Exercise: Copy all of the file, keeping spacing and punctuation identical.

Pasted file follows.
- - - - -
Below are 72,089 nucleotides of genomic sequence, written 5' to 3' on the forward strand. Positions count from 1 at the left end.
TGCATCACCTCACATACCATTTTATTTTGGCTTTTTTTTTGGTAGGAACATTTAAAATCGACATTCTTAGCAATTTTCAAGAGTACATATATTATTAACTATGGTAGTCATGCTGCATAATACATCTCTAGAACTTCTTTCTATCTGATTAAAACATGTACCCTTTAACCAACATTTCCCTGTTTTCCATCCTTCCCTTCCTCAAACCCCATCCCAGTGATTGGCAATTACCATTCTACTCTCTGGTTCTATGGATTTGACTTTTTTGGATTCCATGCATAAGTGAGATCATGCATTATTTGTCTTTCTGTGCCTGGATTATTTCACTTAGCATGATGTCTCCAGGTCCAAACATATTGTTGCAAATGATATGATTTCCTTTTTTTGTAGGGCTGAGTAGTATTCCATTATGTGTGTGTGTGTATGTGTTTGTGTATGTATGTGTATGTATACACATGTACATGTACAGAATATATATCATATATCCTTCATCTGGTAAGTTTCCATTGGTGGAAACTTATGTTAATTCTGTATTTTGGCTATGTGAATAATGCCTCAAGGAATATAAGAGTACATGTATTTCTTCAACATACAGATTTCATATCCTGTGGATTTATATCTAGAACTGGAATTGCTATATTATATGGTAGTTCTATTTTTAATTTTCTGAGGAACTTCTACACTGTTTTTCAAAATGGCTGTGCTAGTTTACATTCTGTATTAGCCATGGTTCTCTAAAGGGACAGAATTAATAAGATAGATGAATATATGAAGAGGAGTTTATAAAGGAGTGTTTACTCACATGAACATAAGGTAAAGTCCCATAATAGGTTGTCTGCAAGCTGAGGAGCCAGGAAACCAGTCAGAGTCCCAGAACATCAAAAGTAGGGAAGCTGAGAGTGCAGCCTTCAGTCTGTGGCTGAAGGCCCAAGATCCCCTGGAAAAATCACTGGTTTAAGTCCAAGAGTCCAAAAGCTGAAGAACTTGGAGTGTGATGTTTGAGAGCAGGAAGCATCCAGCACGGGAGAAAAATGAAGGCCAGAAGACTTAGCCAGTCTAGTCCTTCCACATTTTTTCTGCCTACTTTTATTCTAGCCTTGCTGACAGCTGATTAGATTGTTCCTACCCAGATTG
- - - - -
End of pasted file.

Below are 72,089 nucleotides of genomic sequence, written 5' to 3' on the forward strand. Positions count from 1 at the left end.
TGCATCACCTCACATACCATTTTATTTTGGCTTTTTTTTTGGTAGGAACATTTAAAATCGACATTCTTAGCAATTTTCAAGAGTACATATATTATTAACTATGGTAGTCATGCTGCATAATACATCTCTAGAACTTCTTTCTATCTGATTAAAACATGTACCCTTTAACCAACATTTCCCTGTTTTCCATCCTTCCCTTCCTCAAACCCCATCCCAGTGATTGGCAATTACCATTCTACTCTCTGGTTCTATGGATTTGACTTTTTTGGATTCCATGCATAAGTGAGATCATGCATTATTTGTCTTTCTGTGCCTGGATTATTTCACTTAGCATGATGTCTCCAGGTCCAAACATATTGTTGCAAATGATATGATTTCCTTTTTTTGTAGGGCTGAGTAGTATTCCATTATGTGTGTGTGTGTATGTGTTTGTGTATGTATGTGTATGTATACACATGTACATGTACAGAATATATATCATATATCCTTCATCTGGTAAGTTTCCATTGGTGGAAACTTATGTTAATTCTGTATTTTGGCTATGTGAATAATGCCTCAAGGAATATAAGAGTACATGTATTTCTTCAACATACAGATTTCATATCCTGTGGATTTATATCTAGAACTGGAATTGCTATATTATATGGTAGTTCTATTTTTAATTTTCTGAGGAACTTCTACACTGTTTTTCAAAATGGCTGTGCTAGTTTACATTCTGTATTAGCCATGGTTCTCTAAAGGGACAGAATTAATAAGATAGATGAATATATGAAGAGGAGTTTATAAAGGAGTGTTTACTCACATGAACATAAGGTAAAGTCCCATAATAGGTTGTCTGCAAGCTGAGGAGCCAGGAAACCAGTCAGAGTCCCAGAACATCAAAAGTAGGGAAGCTGAGAGTGCAGCCTTCAGTCTGTGGCTGAAGGCCCAAGATCCCCTGGAAAAATCACTGGTTTAAGTCCAAGAGTCCAAAAGCTGAAGAACTTGGAGTGTGATGTTTGAGAGCAGGAAGCATCCAGCACGGGAGAAAAATGAAGGCCAGAAGACTTAGCCAGTCTAGTCCTTCCACATTTTTTCTGCCTACTTTTATTCTAGCCTTGCTGACAGCTGATTAGATTGTTCCTACCCAGATTG